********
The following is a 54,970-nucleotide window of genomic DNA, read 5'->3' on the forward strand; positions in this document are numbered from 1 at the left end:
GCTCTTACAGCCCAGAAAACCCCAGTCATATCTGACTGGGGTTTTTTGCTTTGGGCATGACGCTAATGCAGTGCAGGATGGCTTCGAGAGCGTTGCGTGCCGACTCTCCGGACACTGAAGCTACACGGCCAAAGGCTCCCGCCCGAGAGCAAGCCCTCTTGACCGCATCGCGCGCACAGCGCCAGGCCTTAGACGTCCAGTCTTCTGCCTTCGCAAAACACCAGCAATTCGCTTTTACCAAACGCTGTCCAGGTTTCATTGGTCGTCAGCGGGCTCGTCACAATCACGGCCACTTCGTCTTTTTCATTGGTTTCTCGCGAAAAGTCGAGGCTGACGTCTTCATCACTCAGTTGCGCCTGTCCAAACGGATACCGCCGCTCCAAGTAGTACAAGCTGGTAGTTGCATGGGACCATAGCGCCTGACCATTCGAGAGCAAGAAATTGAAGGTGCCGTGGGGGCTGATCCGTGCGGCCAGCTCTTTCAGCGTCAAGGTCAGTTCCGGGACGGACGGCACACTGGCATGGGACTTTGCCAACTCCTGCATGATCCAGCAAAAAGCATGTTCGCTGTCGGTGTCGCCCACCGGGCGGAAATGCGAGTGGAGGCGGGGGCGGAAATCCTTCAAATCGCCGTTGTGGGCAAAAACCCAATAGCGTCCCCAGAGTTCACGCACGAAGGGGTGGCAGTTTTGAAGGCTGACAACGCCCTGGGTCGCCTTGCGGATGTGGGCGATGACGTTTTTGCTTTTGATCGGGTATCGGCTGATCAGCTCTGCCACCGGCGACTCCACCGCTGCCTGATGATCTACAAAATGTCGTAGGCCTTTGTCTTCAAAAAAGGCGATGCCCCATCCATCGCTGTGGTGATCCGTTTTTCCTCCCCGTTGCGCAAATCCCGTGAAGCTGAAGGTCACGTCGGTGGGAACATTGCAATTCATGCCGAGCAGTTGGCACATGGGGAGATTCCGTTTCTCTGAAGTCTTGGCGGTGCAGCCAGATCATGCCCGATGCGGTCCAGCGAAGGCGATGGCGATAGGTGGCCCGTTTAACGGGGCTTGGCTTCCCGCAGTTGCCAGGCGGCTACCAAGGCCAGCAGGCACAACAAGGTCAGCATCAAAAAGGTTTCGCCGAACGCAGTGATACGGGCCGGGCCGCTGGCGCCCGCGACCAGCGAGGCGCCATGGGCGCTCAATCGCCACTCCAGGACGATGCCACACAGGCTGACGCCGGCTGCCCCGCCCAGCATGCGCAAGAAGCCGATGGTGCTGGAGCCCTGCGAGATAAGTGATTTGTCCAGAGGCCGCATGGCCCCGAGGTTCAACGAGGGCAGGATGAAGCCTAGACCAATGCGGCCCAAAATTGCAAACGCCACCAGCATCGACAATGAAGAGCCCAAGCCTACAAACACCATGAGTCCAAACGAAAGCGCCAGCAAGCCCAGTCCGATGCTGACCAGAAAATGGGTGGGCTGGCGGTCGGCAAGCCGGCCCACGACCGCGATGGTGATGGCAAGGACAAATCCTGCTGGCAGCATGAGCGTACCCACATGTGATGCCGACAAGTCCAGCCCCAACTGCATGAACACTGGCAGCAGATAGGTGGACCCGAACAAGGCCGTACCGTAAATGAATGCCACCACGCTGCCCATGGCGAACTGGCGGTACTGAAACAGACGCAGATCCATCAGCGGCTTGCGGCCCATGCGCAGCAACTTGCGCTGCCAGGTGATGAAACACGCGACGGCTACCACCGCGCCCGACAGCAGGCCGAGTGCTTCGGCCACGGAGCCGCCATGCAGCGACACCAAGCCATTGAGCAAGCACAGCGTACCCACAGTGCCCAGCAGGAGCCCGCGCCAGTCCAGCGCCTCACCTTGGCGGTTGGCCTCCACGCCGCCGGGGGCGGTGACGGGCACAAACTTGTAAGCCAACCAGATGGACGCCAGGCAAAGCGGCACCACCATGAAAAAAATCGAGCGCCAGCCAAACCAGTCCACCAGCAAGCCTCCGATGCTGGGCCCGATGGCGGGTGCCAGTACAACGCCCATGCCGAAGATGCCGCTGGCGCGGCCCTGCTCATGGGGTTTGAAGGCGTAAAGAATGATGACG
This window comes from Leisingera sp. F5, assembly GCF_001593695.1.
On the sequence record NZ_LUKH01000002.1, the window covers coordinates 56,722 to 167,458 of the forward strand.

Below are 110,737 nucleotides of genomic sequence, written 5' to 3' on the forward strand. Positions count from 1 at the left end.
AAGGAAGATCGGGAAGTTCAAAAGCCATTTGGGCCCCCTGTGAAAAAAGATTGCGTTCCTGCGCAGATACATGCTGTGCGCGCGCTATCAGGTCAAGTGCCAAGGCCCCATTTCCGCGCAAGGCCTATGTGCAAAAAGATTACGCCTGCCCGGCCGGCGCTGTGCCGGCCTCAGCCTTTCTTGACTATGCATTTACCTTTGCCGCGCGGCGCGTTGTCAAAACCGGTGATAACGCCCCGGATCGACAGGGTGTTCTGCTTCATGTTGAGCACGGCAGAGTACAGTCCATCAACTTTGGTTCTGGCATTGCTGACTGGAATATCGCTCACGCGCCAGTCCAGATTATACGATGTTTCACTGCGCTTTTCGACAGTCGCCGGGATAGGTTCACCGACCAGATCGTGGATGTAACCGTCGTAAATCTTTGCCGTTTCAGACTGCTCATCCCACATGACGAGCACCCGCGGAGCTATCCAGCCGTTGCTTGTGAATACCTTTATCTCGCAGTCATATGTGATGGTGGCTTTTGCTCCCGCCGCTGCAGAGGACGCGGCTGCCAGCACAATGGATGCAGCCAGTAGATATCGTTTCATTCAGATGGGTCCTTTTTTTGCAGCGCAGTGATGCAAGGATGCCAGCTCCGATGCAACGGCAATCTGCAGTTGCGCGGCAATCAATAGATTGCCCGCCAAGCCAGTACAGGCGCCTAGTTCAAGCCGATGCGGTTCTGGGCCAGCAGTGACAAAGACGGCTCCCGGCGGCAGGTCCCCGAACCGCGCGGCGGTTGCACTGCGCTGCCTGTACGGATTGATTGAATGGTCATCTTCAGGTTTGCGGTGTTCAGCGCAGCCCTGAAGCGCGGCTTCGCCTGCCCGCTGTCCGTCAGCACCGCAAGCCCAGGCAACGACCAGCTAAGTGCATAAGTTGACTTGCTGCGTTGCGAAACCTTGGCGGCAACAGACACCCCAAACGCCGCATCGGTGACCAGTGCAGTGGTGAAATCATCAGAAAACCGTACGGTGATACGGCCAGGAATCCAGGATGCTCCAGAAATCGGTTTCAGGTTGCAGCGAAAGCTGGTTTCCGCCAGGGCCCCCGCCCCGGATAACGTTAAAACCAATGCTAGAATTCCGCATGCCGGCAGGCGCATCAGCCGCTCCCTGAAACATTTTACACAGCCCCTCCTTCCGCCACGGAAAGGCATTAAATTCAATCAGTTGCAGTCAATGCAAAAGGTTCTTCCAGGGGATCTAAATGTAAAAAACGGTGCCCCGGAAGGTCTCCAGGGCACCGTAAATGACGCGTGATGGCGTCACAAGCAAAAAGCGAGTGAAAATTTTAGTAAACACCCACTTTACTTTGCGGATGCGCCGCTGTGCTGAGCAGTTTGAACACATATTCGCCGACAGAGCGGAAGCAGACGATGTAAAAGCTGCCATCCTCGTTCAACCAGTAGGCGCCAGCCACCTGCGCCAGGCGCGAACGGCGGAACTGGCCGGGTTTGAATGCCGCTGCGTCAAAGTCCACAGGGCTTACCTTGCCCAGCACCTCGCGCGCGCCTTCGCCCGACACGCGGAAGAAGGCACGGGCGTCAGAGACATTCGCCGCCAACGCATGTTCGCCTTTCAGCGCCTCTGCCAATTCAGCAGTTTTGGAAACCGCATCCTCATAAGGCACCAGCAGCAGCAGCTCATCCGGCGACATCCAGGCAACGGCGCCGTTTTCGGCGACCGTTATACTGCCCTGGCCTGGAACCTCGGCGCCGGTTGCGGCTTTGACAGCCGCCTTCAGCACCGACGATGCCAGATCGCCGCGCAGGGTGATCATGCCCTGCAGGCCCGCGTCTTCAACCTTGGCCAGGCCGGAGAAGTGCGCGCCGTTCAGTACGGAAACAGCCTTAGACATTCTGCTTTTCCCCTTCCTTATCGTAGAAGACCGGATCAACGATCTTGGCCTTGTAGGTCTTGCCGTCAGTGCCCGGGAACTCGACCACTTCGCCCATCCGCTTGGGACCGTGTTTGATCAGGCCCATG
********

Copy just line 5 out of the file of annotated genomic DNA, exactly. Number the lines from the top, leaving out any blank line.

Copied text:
Below are 110,737 nucleotides of genomic sequence, written 5' to 3' on the forward strand. Positions count from 1 at the left end.